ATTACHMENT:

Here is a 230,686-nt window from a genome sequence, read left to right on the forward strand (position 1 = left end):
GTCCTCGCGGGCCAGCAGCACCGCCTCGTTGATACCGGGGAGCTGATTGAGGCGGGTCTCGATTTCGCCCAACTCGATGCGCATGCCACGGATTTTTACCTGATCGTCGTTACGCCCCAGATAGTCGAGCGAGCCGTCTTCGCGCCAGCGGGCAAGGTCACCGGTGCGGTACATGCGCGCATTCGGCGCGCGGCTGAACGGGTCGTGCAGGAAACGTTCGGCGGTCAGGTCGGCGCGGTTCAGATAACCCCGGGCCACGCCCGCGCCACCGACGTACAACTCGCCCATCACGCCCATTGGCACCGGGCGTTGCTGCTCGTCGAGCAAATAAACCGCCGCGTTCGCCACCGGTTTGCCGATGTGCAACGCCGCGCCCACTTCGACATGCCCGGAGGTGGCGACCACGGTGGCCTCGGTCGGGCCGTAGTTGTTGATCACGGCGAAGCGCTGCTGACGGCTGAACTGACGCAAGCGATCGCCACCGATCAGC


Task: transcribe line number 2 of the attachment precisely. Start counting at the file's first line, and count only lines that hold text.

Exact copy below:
GTCCTCGCGGGCCAGCAGCACCGCCTCGTTGATACCGGGGAGCTGATTGAGGCGGGTCTCGATTTCGCCCAACTCGATGCGCATGCCACGGATTTTTACCTGATCGTCGTTACGCCCCAGATAGTCGAGCGAGCCGTCTTCGCGCCAGCGGGCAAGGTCACCGGTGCGGTACATGCGCGCATTCGGCGCGCGGCTGAACGGGTCGTGCAGGAAACGTTCGGCGGTCAGGTCGGCGCGGTTCAGATAACCCCGGGCCACGCCCGCGCCACCGACGTACAACTCGCCCATCACGCCCATTGGCACCGGGCGTTGCTGCTCGTCGAGCAAATAAACCGCCGCGTTCGCCACCGGTTTGCCGATGTGCAACGCCGCGCCCACTTCGACATGCCCGGAGGTGGCGACCACGGTGGCCTCGGTCGGGCCGTAGTTGTTGATCACGGCGAAGCGCTGCTGACGGCTGAACTGACGCAAGCGATCGCCACCGATCAGC